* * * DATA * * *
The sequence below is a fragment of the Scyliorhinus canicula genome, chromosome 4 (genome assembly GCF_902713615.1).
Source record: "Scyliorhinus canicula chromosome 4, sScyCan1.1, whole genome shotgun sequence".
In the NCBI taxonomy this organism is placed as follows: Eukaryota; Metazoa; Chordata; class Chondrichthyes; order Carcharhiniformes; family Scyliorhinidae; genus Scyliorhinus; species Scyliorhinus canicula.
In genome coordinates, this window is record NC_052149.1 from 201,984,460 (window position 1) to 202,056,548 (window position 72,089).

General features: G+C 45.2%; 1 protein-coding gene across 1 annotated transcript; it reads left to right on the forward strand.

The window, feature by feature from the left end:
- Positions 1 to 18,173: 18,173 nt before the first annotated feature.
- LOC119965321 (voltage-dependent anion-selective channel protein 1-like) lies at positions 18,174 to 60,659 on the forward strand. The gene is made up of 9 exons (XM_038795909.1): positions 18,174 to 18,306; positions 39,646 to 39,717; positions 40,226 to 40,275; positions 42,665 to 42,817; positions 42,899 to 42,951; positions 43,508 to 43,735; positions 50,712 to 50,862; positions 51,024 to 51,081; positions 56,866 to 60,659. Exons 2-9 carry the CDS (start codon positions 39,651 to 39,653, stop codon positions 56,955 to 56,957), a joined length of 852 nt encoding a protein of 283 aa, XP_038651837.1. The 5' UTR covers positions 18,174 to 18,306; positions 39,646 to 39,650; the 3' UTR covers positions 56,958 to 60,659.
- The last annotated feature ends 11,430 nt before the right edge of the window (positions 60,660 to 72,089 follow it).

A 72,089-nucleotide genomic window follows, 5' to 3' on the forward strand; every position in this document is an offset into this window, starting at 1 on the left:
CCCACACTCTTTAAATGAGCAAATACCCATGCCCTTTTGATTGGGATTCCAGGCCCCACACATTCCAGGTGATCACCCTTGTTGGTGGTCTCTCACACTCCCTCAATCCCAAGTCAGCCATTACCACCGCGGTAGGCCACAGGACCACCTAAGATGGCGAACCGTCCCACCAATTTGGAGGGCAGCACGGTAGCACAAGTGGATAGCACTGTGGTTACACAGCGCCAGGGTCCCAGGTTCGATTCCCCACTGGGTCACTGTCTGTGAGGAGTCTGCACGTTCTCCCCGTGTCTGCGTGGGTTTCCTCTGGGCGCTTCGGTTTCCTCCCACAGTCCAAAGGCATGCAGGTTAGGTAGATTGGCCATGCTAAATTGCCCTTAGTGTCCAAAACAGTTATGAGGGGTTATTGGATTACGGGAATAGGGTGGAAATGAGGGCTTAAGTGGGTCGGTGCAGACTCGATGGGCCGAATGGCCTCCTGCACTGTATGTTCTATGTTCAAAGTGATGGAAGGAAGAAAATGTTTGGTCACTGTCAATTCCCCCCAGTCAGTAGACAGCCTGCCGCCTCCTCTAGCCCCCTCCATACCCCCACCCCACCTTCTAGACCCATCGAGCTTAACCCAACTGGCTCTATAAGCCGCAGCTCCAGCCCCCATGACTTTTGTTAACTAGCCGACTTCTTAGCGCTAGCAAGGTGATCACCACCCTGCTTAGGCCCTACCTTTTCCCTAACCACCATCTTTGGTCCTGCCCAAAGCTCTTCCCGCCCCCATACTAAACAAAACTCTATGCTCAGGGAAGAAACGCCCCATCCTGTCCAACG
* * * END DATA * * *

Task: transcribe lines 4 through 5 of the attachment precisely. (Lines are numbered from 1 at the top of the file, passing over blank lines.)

In genome coordinates, this window is record NC_052149.1 from 201,984,460 (window position 1) to 202,056,548 (window position 72,089).

General features: G+C 45.2%; 1 protein-coding gene across 1 annotated transcript; it reads left to right on the forward strand.